Experimental Validation

A collection of simulations is processed to measure the efficiency of the projected method in an empirical fashion. The brief testing diagnosis is carried out in the upcoming sections.

Data Set Used

A group of around 3,500 WCE images was extracted from a set of 16 bleeding as well as 16 nonbleeding videos taken from 32 patients [17]. These details related to

Sample images with respective magnitude spectrums

FIGURE 5.6 Sample images with respective magnitude spectrums.

the images are explained here. A similar frame is removed for eliminating the recurrence of images. The noninformative frame is destroyed under the application of remaining food, turbid fluid, bubbles, specular reflection, or fecal content that cannot be removed. By practical applications, it is more significant for classifier bleeding as well as nonbleeding images to the easy access of physicians. Hence, an effective as well as real-time application is capable of resolving the problems involved in frames. All filtered frames from a collection of 32 videos is used to develop a data set. A training data set is comprised with a group of 600 bleeding as well as 600 nonbleeding frames obtained from 12 various people. It can be employed in training the SVM classifier. Simultaneously, the testing data set captured 860 bleeding whereas 860 nonbleeding frames were collected from a residual group of patients. Fig. 5.6 depicts the instance of bleeding and nonbleeding cases. Also, the corresponding magnitude spectrums are obviously depicted.

Results Analysis

Figs. 57-5.9 show the results offered by distinct models on the applied WCE images. Fig. 5.7 depicts the comparative study of the applied models in terms of accuracy. It is exhibited that the raw histogram and ratio (RHR) model has resulted in a worse classification of WCE images with a minimal accuracy of 73.72%. In line with, the PNN model has outperformed the earlier model and attained a somewhat maximum accuracy of 74.48%. Along with that, the color moment-local binary patterns (CM-LBP) method has tried to show a manageable WCE image classification outcome and ended up with an accuracy of 77.74%. Concurrently, a competitive classification accuracy of 91.51% has been attained by the super pixel based (SP) model. But, the proposed NGLCM-IGWO-SVM model has resulted to superior classification outcome w ith the highest accuracy of 92.76%.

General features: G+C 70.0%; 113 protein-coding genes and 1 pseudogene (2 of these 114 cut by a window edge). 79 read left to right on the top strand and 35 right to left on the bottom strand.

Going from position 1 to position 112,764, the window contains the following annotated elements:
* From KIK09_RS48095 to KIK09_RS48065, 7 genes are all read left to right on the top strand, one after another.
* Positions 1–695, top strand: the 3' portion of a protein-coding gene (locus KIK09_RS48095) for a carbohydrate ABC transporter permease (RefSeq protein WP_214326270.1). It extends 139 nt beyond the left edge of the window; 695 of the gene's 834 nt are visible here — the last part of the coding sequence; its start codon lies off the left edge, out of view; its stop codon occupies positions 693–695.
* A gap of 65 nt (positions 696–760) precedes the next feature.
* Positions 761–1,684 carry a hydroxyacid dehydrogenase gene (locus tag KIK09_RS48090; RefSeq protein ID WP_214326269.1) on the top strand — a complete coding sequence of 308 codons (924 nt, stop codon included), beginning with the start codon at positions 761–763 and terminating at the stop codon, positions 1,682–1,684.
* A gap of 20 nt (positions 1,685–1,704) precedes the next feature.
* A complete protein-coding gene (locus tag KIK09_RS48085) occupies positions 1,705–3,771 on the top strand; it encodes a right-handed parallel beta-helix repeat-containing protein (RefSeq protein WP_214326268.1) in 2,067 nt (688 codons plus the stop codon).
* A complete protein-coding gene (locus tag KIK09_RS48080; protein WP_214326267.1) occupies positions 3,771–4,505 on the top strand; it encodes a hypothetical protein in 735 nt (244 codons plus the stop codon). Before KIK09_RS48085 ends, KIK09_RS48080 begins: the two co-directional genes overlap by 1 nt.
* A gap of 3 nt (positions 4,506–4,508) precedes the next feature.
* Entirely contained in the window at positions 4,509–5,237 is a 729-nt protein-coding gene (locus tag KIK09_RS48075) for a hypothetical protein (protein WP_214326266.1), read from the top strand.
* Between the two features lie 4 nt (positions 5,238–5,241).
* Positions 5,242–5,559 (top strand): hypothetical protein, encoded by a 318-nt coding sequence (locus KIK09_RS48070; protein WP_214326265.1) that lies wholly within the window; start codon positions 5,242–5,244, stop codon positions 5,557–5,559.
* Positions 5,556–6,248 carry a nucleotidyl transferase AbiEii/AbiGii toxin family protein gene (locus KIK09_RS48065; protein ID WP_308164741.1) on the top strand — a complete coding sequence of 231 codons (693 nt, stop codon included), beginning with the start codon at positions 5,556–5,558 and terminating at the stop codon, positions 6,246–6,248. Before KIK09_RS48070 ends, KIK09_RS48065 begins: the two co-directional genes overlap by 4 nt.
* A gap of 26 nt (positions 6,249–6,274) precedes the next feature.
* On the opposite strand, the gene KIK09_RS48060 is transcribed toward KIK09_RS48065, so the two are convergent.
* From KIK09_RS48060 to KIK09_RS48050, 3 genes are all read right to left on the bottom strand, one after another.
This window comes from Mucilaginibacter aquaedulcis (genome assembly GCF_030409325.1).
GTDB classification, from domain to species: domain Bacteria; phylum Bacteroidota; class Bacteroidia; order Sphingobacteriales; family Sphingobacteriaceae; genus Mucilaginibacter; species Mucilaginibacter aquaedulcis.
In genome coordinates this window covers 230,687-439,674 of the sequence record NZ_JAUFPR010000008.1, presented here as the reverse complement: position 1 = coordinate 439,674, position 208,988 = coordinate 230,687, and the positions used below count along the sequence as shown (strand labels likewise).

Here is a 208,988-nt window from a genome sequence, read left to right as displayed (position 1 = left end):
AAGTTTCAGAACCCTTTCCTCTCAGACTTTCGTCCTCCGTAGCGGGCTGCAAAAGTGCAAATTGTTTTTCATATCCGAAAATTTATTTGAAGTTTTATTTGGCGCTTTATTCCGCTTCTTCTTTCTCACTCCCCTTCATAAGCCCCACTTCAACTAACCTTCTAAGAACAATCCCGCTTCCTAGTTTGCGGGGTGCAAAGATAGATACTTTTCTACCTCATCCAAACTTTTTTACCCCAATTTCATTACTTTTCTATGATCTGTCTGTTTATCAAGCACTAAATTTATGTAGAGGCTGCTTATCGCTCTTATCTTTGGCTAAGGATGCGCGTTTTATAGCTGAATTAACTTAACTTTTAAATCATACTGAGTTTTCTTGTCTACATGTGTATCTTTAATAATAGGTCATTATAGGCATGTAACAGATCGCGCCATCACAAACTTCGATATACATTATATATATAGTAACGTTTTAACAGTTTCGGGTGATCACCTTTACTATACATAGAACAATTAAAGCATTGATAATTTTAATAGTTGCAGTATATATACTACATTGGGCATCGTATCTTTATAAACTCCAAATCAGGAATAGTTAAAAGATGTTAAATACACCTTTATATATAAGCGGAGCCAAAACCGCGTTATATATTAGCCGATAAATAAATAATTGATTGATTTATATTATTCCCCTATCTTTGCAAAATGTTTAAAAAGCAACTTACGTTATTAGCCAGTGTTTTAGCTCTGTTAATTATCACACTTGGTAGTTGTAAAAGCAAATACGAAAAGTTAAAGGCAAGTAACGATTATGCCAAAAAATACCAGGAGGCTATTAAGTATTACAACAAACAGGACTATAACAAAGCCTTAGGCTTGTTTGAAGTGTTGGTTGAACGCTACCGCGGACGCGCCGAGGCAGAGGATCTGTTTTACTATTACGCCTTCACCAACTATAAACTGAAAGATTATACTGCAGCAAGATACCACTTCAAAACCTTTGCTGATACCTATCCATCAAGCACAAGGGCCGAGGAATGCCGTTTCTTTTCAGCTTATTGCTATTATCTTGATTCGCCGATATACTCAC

Accuracy analysis of different approaches on WCE images

FIGURE 5.7 Accuracy analysis of different approaches on WCE images.

Fig. 5.8 demonstrates the sensitivity analysis of NGLCM-IGWO-SVM model with other models. It is exhibited that the RHR model has resulted to a worse classification of WCE images with a minimal sensitivity of 75.35%. In line with, the PNN

Sensitivity analysis of different approaches on WCE images

FIGURE 5.8 Sensitivity analysis of different approaches on WCE images.

Specificity analysis of different approaches on WCE images

FIGURE 5.9 Specificity analysis of different approaches on WCE images.

model has outperformed the earlier model and attained a somewhat maximum sensitivity of 75.93%. Along with that, the CM-LBP method has tried to show a manageable WCE image classification outcome and ended up with a sensitivity of 76.28%. Concurrently, a competitive classification sensitivity of 89.07% has been attained by the SP model. But, the proposed NGLCM-IGWO-SVM model has resulted in a superior classification outcome with the highest sensitivity of 90.35%.

Fig. 5.9 performs a comparison of specificity values of the NGLCM-IGWO-SVM model with other models. It is exhibited that the RHR model has resulted in a worse classification of WCE images with a minimal specificity of 72.09%. In line with, the PNN model has outperformed the earlier model and attained a somewhat high specificity of 73.02%. Along with that, the CM-LBP method has tried to show manageable WCE image classification outcome and ended up with a specificity of 79.19%. Concurrently, a competitive classification specificity of 93.95% has been attained by the SP model. But, the proposed NGLCM-IGWO-SVM model has resulted in a superior classification outcome with the highest specificity of 94.87%. By observing the mentioned tables and figures, it is confirmed that the NGLCM-IGWO-SVM model has outperformed all the compared methods in a considerable way.

Conclusion

This chapter has introduced a novel NGLCM-IGWO-SVM model for the detection of bleeding regions from WCE images. The presented NGLCM-IGWO-SVM model involves a set of different processes, namely data collection, preprocessing, feature extraction, and classification. Once the data is collected and preprocessed, a proficient NGLCM method is utilized to extract the features from the provided GI images. Then, the classification process is carried out by the use of IGWO-SVM, where the parameters of SVM have been tuned by the IGWO algorithm. The simulation of the NGLCM-IGWO-SVM model takes place using benchmark GI images. The experimental outcome pointed out that the NGLCM-IGWO-SVM model is superior to other models with a maximum accuracy of 92.76%, specificity of 94.87%, and sensitivity of 90.35%. In the future, the NGLCM-IGWO-SVM method could be utilized in real-time applications.

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